Is This How Vince’s Change Works?
Tom Schmitz Jul 31 2009
Early this year Google made a change to their organic rankings algorithm. Named Vince’s Change, after the engineer who worked on it, the search marketing industry describes it as favoring brands. Here is what Google’s Matt Cutts had to say about Vince’s Change in March.
A few things that Matt says about Vince’s change caught my ears.
It affects a small number of queries
People made 9.1 billion searches on Google during June of 2009. That’s 9,100,000,000 searches. Let’s say Vince’s Change impacts 5% of searches. Five percent is 455,000,000 or 455 million searches. That does not seem like such a small number to me.
It does not affect lots of long-tail queries
The inverse of this statement is that Vince’s Change is more likely to affect high-tail searches. Is Vince’s change more likely to skew the results of competitive queries that companies like Portent Interactive’s clients compete for?
Google does not think in terms of brands
Matt says Google cares about, “trust, authority, reputation, PageRank, high quality…” “Sometimes that’s a brand search, sometimes that’s an informational search, sometimes it’s navigational, sometimes it’s transactional…”
This sounds good, however, the search marketing community’s concern about Vince’s change is not the type of search–whether it’s a brand search or not. Our concern is with the results–are brands more likely to appear in the organic search results because they are brands?
Trust, Reputation, Authority, PageRank
Matt Cutts says, “Try to make a great site. Try to make it a site that is so fantastic that you sort of become known as an authority in your niche. And it doesn’t have to be a big niche. It doesn’t have to be a huge well known keyword. It can be a smaller niche. And if you’re still the expert that’s the sort of of thing that they’ll link to, that they’ll talk about, the sort of thinks that people really enjoy and those are the type of sites, the experts that we want to bring back.”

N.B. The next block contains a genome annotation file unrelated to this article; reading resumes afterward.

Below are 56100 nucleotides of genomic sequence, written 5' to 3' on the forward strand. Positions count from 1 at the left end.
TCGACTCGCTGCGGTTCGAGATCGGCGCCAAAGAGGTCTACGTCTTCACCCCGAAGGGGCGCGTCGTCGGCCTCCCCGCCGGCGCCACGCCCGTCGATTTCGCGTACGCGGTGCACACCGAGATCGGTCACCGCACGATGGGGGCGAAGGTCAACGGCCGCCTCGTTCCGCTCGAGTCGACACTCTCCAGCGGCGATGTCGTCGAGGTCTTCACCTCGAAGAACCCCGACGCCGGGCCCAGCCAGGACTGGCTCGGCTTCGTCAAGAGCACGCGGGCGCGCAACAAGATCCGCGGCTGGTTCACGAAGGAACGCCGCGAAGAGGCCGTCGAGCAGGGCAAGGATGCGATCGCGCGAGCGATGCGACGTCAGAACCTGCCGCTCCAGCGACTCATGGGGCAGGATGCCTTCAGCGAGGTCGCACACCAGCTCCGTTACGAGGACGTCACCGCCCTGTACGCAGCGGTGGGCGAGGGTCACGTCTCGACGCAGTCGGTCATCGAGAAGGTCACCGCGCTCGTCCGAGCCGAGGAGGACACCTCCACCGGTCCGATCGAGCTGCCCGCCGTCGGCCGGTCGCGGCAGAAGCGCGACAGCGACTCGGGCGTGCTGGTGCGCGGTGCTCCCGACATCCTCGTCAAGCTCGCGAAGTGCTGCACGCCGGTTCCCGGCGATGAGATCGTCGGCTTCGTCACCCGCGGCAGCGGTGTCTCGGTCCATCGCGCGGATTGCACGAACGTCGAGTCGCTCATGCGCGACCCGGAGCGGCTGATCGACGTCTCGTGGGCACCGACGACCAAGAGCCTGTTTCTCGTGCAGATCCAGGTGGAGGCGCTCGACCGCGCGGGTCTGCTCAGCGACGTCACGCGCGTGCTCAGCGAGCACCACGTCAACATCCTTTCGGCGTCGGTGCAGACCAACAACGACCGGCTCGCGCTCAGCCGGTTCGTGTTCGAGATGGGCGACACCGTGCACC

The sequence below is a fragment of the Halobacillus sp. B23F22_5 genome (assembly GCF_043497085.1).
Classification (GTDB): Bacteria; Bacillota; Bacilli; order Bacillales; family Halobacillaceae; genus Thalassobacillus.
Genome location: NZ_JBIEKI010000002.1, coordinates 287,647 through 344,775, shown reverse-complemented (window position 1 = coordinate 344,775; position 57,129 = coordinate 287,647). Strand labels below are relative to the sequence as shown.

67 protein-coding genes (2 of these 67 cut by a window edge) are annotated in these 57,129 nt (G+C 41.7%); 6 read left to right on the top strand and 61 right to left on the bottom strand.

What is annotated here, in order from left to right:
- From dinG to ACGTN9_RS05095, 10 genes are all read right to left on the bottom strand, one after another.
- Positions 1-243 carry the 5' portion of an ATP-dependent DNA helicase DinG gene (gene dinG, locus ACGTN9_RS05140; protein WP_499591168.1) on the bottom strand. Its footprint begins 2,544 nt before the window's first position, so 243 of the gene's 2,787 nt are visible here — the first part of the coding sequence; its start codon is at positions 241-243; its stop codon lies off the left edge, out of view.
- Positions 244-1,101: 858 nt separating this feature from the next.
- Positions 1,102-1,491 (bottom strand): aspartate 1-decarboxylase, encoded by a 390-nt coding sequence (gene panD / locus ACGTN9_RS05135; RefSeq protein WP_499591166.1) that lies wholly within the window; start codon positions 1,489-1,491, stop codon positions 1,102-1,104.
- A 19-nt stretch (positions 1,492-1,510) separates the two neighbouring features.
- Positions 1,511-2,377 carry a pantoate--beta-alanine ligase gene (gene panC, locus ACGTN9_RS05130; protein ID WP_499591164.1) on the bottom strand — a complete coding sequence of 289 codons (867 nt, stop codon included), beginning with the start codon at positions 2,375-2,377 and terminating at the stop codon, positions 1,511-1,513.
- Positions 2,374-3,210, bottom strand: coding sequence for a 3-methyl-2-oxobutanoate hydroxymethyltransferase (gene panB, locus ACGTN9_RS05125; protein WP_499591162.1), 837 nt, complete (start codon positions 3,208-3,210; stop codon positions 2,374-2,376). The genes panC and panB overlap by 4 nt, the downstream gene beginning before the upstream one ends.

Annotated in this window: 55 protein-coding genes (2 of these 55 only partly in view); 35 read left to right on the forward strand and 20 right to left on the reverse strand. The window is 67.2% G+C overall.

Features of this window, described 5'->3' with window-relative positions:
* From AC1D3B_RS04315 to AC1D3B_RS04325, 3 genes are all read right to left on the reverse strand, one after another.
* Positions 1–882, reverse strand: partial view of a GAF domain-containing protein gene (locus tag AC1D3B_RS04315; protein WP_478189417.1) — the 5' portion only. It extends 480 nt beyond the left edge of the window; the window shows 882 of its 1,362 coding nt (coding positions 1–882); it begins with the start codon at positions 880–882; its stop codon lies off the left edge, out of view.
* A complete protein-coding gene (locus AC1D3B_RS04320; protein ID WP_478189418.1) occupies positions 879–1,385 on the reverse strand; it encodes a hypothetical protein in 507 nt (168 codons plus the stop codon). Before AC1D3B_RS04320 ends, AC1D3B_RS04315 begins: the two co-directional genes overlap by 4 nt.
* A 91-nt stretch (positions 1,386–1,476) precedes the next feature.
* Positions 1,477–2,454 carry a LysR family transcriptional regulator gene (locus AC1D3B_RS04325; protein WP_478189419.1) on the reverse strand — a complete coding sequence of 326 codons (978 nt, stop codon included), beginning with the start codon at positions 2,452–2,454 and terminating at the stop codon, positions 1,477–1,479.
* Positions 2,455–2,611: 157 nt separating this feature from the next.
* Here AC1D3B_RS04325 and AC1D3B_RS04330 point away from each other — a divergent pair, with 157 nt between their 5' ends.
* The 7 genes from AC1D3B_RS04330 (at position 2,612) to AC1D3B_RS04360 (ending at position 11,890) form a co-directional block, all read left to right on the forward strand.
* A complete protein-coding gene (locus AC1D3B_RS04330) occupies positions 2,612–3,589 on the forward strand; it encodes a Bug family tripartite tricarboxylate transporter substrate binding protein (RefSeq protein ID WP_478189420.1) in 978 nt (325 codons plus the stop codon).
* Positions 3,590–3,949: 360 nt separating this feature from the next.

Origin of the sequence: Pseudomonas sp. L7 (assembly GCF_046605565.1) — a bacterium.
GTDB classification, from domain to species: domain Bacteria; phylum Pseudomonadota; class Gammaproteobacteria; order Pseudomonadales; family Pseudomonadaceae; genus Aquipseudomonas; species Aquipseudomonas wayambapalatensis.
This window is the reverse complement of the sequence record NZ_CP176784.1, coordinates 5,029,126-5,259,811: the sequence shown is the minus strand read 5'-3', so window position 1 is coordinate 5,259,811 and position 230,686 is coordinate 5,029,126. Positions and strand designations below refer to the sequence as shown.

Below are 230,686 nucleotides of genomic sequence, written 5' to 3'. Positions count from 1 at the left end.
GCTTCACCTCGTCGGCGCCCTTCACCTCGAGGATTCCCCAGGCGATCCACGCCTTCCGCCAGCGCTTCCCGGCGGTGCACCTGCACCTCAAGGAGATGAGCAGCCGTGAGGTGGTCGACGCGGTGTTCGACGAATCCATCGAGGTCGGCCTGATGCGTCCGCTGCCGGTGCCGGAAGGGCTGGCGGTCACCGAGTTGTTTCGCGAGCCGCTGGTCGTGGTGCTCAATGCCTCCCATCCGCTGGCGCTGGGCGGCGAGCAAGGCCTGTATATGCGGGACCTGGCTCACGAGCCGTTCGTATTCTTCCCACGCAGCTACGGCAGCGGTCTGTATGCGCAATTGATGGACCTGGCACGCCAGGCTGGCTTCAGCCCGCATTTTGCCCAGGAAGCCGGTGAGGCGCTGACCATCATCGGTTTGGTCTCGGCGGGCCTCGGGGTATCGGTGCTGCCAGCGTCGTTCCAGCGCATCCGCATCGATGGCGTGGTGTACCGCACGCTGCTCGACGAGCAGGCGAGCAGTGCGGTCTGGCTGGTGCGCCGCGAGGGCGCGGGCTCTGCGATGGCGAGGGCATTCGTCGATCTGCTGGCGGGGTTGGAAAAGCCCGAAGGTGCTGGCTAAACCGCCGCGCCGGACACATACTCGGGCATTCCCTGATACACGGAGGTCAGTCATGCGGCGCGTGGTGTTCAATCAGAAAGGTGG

At Portent we like to advise our clients to become a resource, not just for their specific product or service, but for the market or niche that uses it. This expands clients’ ability to create great content and to become a recognized expert and not solely bent on self-promotion. When you do this other websites are more likely to mention you and link to you.
The Power of the Mention
I think that Vince’s change places added emphasis on mentions. Notice in the quote above Matt says, “…that’s the sort of thing…that they’ll talk about.” Google likes to do things algorithmically. When creating a list of brands, they do not want to use someone else’s list. They want to create their own list from scratch, using math and statistics. Nouns that are mentioned frequently throughout the World Wide Web are more likely to be important, like brands. This is an important change. Previously search engine optimizers placed almost all of their off-site focus on getting links from other websites, not just mentions.
Matt also emphasizes reputation. This indicates that sentiment is important too. If lots of people write good things about you on the web, then your business will have a good reputation. Inversely, if lots of people write negative things, your business will have a poor reputation. If nobody or few people mention you, that’s not a bad reputation. It’s no reputation or a lack of reputation.